Doerun, hub of northwest Colquitt County’s rich farming section and third-ranking town in the county in population, owes its existence to Reverend W.W. Williams, a Primitive Baptist preacher, who loved the soil, trees, and people.
The Reverend Williams, pioneer settler and founder of Doerun, saw in northwest Colquitt County excellent prospects and set about immediately to develop it. In the area, a small stream ran through a beautiful stand of yellow pines. Pioneer hunters termed it “a perfect doe run” and thus the community was named Doerun.
A post office was applied for and chartered in 1895. In 1898 a “break” came – the Georgia Northern Railroad build several more miles of track which placed Doerun on the rail line. The town was officially chartered in 1900. That same year, Doerun citizens elected their first mayor and council, built their first school, secured telegraph service and a banking facility was established.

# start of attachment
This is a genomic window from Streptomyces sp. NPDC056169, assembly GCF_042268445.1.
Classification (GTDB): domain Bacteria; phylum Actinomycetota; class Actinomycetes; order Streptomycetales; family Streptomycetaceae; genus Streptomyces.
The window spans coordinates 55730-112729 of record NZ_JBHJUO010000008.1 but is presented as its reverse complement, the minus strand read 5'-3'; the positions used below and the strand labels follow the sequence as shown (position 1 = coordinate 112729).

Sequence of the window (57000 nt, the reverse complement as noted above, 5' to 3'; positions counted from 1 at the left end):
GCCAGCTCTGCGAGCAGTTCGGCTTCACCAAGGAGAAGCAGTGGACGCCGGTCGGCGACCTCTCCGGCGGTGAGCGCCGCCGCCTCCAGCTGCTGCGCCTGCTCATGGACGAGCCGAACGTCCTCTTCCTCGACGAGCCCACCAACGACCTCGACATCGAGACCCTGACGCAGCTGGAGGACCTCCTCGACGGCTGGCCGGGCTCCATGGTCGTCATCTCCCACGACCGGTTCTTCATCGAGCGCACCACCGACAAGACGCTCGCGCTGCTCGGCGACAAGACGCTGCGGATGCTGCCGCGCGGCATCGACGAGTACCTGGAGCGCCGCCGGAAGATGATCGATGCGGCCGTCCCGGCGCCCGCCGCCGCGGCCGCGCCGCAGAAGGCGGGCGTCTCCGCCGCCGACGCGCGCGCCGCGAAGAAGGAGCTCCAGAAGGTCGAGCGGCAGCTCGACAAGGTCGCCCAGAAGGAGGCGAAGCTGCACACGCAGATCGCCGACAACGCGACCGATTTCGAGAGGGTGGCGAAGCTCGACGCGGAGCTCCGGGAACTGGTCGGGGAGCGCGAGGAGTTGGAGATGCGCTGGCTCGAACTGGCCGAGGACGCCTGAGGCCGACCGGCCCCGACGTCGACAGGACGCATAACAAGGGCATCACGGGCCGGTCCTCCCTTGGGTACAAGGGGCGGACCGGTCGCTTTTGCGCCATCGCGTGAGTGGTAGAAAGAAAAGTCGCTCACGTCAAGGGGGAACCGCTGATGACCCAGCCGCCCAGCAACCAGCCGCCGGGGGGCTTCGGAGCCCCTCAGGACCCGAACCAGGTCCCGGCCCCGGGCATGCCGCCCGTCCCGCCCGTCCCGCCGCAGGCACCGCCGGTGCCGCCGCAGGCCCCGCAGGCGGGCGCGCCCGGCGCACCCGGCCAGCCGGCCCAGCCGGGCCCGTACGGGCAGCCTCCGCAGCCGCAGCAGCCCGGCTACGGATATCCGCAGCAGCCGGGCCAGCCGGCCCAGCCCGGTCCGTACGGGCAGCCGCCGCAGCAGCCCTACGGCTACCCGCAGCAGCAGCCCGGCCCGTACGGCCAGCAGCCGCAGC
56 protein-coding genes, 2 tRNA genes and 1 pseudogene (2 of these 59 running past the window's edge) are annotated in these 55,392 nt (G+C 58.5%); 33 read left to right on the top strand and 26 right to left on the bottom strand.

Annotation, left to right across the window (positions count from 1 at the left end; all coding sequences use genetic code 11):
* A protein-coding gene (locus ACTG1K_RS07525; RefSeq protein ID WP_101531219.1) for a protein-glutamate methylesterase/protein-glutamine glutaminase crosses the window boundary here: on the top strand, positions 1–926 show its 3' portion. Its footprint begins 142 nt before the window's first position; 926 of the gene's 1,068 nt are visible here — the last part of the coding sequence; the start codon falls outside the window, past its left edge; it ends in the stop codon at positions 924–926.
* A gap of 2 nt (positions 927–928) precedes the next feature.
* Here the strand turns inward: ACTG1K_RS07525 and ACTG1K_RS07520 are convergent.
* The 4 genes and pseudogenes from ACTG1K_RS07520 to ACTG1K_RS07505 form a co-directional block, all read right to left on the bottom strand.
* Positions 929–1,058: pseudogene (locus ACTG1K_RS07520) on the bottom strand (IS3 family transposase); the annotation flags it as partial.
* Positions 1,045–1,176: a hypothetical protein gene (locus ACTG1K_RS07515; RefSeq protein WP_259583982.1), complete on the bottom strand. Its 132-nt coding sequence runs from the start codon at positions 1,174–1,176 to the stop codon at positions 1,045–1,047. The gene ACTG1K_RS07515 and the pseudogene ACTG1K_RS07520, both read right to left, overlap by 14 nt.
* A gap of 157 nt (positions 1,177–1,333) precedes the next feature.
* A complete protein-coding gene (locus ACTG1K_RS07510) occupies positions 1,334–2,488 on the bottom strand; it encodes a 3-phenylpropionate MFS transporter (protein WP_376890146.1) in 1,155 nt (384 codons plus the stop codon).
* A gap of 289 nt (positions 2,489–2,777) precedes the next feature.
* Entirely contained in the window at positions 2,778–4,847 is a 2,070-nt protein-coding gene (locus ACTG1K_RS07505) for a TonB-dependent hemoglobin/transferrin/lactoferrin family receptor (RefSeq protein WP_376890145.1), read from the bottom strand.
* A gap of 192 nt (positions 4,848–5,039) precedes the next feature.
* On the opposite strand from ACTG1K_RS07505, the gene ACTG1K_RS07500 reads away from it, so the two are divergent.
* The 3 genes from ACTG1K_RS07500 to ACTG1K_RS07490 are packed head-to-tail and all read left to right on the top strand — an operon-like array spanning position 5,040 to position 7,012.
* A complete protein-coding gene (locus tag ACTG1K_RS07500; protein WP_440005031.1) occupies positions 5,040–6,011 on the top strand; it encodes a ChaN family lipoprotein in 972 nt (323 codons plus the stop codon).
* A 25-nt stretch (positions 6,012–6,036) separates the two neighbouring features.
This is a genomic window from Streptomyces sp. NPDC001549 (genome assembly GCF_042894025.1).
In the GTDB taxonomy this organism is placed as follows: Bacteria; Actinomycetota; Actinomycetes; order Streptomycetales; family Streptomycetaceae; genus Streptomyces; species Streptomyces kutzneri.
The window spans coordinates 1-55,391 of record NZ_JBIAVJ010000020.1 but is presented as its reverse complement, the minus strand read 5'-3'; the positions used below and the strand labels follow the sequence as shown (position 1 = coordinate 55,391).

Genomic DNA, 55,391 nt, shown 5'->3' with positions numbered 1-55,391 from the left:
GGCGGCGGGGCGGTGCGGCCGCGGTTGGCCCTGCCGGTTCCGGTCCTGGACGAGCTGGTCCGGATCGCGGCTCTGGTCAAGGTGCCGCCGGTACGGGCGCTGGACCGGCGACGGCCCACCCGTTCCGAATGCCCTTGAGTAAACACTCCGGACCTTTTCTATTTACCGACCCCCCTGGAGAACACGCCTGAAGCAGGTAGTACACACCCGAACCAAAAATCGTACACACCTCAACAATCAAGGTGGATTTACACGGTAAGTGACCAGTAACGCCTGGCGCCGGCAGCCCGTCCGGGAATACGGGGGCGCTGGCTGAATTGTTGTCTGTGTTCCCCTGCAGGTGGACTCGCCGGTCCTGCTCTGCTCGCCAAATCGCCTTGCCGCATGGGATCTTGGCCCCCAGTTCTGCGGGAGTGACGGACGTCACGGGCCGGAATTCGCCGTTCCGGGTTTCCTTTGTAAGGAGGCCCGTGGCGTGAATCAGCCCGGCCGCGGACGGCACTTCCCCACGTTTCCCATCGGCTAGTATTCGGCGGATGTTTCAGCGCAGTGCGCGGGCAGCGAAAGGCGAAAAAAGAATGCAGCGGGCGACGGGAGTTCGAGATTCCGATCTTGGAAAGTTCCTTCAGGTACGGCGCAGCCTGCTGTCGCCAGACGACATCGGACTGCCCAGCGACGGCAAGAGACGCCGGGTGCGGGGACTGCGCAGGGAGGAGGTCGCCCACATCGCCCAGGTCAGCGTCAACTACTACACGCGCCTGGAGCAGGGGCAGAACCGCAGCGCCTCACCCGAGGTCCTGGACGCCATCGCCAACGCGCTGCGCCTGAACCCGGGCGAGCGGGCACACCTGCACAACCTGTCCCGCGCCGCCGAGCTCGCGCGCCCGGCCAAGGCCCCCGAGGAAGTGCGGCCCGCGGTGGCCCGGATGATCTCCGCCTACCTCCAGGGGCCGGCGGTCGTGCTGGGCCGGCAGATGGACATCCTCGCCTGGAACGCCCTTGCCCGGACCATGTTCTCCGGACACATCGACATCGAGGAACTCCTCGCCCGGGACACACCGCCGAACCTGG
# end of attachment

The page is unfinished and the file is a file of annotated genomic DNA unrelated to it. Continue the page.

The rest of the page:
From a one-house, one-store spot in the piney woods in 1894, Doerun assumed a municipal atmosphere and “plenty of forward steam.” Gins and warehouses were constructed to process and store the cotton and peanut crops, modern buildings were built and a newspaper began publication.
Despite World War I and II, Doerun held its own and still showed growth in industry and agriculture. Doerun supplied perhaps more World War II heroes than any other place of comparable size in the country.
Today, Doerun has some 25 licensed businesses, a modern elementary school complex and complete city services (electricity, natural gas, water, and sewer). Founded on faith and enthusiasm, “the doe is still running.”